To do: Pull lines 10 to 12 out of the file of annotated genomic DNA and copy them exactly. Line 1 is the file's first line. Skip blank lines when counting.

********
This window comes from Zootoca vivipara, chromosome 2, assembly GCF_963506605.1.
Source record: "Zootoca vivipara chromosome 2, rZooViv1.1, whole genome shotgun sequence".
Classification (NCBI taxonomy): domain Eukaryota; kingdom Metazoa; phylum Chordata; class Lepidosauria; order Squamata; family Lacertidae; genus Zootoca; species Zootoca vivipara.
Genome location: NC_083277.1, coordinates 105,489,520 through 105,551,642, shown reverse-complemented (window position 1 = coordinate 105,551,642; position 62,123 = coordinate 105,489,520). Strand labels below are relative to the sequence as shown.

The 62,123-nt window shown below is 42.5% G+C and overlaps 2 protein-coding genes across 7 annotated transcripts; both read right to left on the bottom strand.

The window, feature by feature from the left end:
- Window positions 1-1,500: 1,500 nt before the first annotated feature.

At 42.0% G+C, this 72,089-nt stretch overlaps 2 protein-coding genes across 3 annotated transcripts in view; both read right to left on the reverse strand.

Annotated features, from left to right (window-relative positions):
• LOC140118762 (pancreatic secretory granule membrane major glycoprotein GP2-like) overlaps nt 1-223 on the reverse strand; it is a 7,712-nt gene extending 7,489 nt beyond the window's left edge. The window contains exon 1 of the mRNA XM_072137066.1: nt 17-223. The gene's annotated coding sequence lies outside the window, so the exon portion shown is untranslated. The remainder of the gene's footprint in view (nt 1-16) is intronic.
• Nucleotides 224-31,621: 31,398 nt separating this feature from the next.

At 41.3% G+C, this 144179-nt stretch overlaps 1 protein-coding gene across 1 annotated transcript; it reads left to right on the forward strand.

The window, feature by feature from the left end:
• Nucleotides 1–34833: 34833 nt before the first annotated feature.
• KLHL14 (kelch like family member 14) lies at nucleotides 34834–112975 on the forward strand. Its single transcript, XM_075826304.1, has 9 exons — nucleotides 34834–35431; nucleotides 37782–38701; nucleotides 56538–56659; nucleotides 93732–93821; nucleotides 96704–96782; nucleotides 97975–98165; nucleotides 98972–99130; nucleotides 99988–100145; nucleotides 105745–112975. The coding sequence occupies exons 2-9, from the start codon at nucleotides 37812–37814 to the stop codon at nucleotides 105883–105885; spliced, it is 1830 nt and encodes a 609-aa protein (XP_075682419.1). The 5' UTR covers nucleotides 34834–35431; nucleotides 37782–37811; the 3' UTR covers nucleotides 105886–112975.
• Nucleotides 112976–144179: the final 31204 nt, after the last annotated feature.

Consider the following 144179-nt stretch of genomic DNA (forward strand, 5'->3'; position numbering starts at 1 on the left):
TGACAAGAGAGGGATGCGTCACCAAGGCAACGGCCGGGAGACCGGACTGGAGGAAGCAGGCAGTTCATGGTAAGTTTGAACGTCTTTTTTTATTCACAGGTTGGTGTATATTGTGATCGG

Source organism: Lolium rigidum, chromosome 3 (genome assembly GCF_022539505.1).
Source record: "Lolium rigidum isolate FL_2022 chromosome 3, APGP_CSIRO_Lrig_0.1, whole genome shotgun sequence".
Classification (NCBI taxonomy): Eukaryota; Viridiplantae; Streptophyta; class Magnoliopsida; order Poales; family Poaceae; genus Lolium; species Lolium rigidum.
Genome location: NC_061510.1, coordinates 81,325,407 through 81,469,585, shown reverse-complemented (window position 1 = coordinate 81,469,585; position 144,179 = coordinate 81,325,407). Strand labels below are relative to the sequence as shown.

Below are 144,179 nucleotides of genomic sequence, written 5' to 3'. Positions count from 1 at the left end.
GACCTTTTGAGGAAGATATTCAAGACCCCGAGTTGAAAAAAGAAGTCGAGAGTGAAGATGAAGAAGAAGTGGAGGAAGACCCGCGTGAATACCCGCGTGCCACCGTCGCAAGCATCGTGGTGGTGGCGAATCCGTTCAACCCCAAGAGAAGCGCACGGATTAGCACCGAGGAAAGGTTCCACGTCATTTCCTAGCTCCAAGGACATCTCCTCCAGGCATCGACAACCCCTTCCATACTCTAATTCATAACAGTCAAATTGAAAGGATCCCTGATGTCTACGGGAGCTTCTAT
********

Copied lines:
• LOC140118762 (pancreatic secretory granule membrane major glycoprotein GP2-like) overlaps nt 1-223 on the reverse strand; it is a 7,712-nt gene extending 7,489 nt beyond the window's left edge. The window contains exon 1 of the mRNA XM_072137066.1: nt 17-223. The gene's annotated coding sequence lies outside the window, so the exon portion shown is untranslated. The remainder of the gene's footprint in view (nt 1-16) is intronic.
• Nucleotides 224-31,621: 31,398 nt separating this feature from the next.

At 41.3% G+C, this 144179-nt stretch overlaps 1 protein-coding gene across 1 annotated transcript; it reads left to right on the forward strand.